Having Scalar be first-class is used in a number of features:

And probably some more that I forgot. It’s powerful. It’s also torture for those of us building Perl 6 implementations and trying to make them run fast. The frustration isn’t so much the immediate cost of the allocating all of those Scalar objects – that of course costs something, but modern GC algorithms can throw away short-lived objects pretty quickly – but also because of the difficulties it introduces for program analysis.

Despite all the nice SSA-based analysis we do, tracking the contents of Scalar containers is currently beyond that. Rather than any kind of reasoning to prove properties about what a Scalar holds, we instead handle it through statistics, guards, and deoptimization at the point that we fetch a value from a Scalar. This still lets us do quite a lot, but it’s certainly not ideal. Guards are cheap, but not free.

Looking ahead

Over the course of my current grant from The Perl Foundation, I’ve been working out a roadmap for doing better with optimization in the presence of Scalar containers. Their presence is one of the major differences between full Perl 6 and the restricted NQP (Not Quite Perl), and plays a notable part in the performance difference between the two.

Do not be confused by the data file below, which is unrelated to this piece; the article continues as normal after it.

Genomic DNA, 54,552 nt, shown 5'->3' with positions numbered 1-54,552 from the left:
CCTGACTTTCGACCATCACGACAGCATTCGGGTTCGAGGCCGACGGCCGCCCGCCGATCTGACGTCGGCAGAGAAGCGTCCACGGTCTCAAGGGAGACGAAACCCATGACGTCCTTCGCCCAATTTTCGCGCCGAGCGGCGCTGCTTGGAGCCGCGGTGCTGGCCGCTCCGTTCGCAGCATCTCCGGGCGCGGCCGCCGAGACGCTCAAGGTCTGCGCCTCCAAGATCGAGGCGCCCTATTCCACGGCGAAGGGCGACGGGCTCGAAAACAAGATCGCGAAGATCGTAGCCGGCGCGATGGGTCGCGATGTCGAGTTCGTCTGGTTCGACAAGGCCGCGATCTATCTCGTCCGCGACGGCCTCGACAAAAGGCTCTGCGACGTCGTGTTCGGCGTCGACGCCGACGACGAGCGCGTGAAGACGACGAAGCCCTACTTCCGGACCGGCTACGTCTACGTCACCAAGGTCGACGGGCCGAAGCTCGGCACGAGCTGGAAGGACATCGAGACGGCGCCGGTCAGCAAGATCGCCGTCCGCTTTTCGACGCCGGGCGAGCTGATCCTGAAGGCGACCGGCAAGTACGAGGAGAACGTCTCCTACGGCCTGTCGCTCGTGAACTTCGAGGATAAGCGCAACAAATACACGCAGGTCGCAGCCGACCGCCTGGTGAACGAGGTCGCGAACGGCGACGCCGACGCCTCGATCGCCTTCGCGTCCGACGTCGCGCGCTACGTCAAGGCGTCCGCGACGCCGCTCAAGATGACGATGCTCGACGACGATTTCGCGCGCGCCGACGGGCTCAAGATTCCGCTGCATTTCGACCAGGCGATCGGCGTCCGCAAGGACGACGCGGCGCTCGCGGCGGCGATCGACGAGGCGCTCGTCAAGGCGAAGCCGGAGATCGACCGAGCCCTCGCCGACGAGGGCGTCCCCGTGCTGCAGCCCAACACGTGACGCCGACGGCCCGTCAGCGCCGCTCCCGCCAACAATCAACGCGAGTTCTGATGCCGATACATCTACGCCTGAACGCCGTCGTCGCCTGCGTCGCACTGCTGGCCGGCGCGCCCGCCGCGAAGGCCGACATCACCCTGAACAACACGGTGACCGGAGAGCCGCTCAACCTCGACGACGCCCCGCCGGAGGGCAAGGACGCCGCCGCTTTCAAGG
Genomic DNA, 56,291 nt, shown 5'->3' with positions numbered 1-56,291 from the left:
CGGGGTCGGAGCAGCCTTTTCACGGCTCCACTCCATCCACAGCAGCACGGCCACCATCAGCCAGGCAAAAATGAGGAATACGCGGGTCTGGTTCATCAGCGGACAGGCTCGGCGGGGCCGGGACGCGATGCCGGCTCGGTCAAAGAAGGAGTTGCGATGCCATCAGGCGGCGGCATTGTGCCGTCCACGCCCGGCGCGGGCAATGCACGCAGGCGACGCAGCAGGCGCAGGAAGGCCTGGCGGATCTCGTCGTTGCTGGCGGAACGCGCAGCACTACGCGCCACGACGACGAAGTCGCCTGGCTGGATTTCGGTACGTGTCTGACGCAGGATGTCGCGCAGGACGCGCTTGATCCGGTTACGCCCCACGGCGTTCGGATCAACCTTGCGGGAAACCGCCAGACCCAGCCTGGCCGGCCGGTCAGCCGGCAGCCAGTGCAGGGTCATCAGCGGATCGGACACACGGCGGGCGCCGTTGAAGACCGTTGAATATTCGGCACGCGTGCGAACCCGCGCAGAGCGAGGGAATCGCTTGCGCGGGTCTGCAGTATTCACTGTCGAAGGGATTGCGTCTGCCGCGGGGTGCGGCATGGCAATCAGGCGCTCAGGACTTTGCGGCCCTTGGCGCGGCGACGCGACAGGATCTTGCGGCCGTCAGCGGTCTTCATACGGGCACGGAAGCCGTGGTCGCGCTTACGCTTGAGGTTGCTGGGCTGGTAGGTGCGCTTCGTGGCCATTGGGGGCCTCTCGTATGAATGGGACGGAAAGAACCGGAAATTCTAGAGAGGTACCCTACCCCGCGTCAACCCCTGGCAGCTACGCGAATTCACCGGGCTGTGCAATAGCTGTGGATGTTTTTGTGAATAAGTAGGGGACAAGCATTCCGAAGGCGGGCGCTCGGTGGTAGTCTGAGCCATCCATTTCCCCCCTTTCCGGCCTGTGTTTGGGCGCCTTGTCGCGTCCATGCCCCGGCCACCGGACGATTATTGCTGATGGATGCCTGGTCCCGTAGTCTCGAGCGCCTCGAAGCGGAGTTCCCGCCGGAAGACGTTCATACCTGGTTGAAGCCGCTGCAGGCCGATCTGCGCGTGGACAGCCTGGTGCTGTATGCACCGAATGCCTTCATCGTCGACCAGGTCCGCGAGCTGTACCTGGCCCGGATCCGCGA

I’ve taken the first big step towards improving this situation by significantly re-working the way Scalar containers are handled. I’ll talk about that in this post, but first I’d like to provide an idea of the overall direction.

In the early days of MoarVM, when we didn’t have specialization or compilation to machine code, it made sense to do various bits of special-casing of Scalar. As part of that, we wrote code handling common container operations in C. We’ve by now reached a point where the C code that used to be a nice win is preventing us from performing the analyses we need in order to do better optimizations. At the end of the day, a Scalar container is just a normal object with an attribute $!value that holds its value. Making all operations dealing with Scalar container really be nothing more than some attribute lookups and binds would allow us to solve the problem in terms of more general analyses, which stand to benefit many other cases where programs use short-lived objects.

The significant new piece of analysis we’ll want to do is escape analysis, which tells us which objects have a lifetime bounded to the current routine. We understand “current routine” to incorporate those that we have inlined.

If we know that an object’s usage lies entirely within the current routine, we can then perform an optimization known as scalar replacement, which funnily enough has nothing much to do with Scalar in the Perl 6 sense, even if it solves the problems we’re aiming to solve with Scalar! The idea is that we allocate a local variable inside of the current frame for each attribute of the object. This means that we can then analyze them like we analyze other local variables, subject them to SSA, and so forth. This for one gets rid of the allocation of the object, but also lets us replace attribute lookups and binds with a level of indirection less. It will also let us reason about the contents of the once-attributes, so that we can eliminate guards that we previously inserted because we only had statistics, not proofs.